|| Name: "This Is Us"
Release Date: October 6, 2009
My rating: 2.0 out of 5
Review written by: Alan Ho
Before the Jonas Brothers, there were the Backstreet Boys and as much as the trio's fanbase would like to not admit, they owe part of their careers to the now pop quartet (founding member Kevin Richardson left after 2005's 'Never Gone' to focus on his Broadway pursuits and his family). They might be the biggest-selling pop act of the mid 90s, once moving over a million and a half copies of one of their CDs in just a week. After fading away in 2001, the then quintet came back with a vengeance in 2005 with 'Never Gone', which showed a complete transformation of the guys, showcasing their ability to adapt to the new music world that was presented before them, ditching their dance-friendly R&B/Pop sound for a more organic alt-pop/rock sound driven by pianos, guitars, drums with their vocals a bigger focal point than ever before. In their first post-Kevin effort in 2007, 'Unbreakable', the now pop quartet took a bold risk by merging the new BSB with the old BSB, taking the best parts of each to create a rather edgy, unique sound that not only united their current fanbase, who are all well in their 20s and 30s, but also managed to snare themselves a piece of the current fans of the teen pop phenemenon, showing BSB's staying power and reach.
So with the success of "Unbreakable', what would the foursome do for the third effort of their second lives as relevant pop stars? The four indicated they desired a complete return to the music that put them on the map back in 1997, which meant relatively sappy lyrics awash in dance-friendly beats with an R&B/pop crust around it. Unfortunately such efforts fall flat on its collective face in their latest effort, "This Is Us". It falls so flat that not even the old BSB would have touched it in 1997! The fast-moving 11-track effort is awash in modern techno beats that the old BSB wouldn't have used back then and for the most part features some pretty bad songwriting from BSB stalwarts Andreas Carlsson and Max Martin that the cheesy lyrics from 1997-2001 seem so normal by comparison.
The album starts with the few gems on the effort, the radio friendly "Straight Through My Heart". The song immediately establishes the territory the four men track through the whole effort, one that is techno-friendly but unlike the rest of the album, the beats do not overwhelm the listener, allowing the listener to focus on the biggest part that launched these guys' careers, their voices. This is also one of the few songs in which Brian, Nick, AJ and Howie all get relatively equal voice time. The refrain of the song is extremely catchy and could end up stuck in your head in an endless loop. The next track, "Bigger" is perhaps the only track that sounds even remotely close to the sounds from the last two albums with the acoustic guitar strumming in the background.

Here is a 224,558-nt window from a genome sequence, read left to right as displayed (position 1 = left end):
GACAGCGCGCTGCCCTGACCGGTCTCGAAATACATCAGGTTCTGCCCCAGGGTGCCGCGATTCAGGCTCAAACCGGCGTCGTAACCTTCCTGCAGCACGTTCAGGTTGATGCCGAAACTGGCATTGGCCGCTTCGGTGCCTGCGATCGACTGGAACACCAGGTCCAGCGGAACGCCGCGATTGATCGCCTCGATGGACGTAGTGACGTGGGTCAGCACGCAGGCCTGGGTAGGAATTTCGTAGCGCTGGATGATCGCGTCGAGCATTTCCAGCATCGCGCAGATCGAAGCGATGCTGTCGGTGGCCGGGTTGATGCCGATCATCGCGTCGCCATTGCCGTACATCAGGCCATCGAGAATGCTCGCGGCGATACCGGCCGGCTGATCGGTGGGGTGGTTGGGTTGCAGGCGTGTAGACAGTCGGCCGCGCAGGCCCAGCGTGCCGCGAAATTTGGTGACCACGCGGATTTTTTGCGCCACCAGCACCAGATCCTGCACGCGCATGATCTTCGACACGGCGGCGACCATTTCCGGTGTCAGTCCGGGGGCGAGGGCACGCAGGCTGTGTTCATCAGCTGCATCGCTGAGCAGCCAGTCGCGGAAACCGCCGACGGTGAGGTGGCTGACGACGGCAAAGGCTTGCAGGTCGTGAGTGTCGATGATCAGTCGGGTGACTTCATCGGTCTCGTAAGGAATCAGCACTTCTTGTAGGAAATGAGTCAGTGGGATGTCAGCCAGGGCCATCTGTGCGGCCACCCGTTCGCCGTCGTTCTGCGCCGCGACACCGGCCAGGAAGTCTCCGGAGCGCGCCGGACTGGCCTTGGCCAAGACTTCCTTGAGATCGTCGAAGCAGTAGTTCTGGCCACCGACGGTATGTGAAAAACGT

The album then treads into bad pop territory with the admittedly infectious "Bye Bye Love'. The only thing infectious is the beat, which is accompanied by incredibly dumb and cheesy lyrics (I think I wanna stay single/Maybe we're better apart......So bye-bye love). This song is more acceptable lyrically for younger acts, but not for men approaching 35 (well Nick isn't even 30 yet, still unacceptable). Another exercise in mind-numbing would be the incredibly vapid and very unnecessary "PDA". Just because John Legend made "PDA" sound cool on his first album doesn't mean the Backstreet Boys can do the same. In fact, having the song's lyrics cheapen PDA and actually saying "Public displays of affection" do in fact make it sound pretty dumb and juvenile. The beats that come with it make it even more ludricous-sounding. By the time the song in which the 4 guys could be PDAing all over you in places like the grocery store and Starbucks, you just want the song to just stop. "Masquerade" sounds way too much like a bad Britney Spears song (circa 2003) right down the syncopated chorus and beat.
Then we come to the track that could be talked about, "She's A Dream". In 1996, this song might have made the top of the charts. But in 2009, this song wouldn't even make out of a recording studio period. The lyrics are extremely low-IQ for today's audiences and the beat is pretty much mid 90s. The album finally turns out another decent track in "Shattered" and too many tracks later to show the guys haven't forgotten the formula they should have used for the whole album. The last two albums showed that the guys were able to adapt to current music conditions for pop music and that is out in full force for "Shattered". The final track "Undone", a song co-written by Ryan Tedder and Josh Hoge and performed by the latter in his own live shows is butchered to the max and probably will never be performed by Josh ever again.
"This Is Us" is definitely not them and hopefully this is just a one-time thing. There was sentiment among fans that the guys found a perfect balance between their past and the material from "Never Gone" that they would be able to go forward with their careers and show the music world that they can last and adapt to a new music world. "This Is Us" is a near-disaster with only two excellent tracks and maybe one more decent track. Otherwise, the album is replete with dumb lyrics and overuse of dance and electronica beats. If they really want to stay in that route, perhaps a copy of Blake Lewis' "Heartbreak on Vinyl" should be given to them.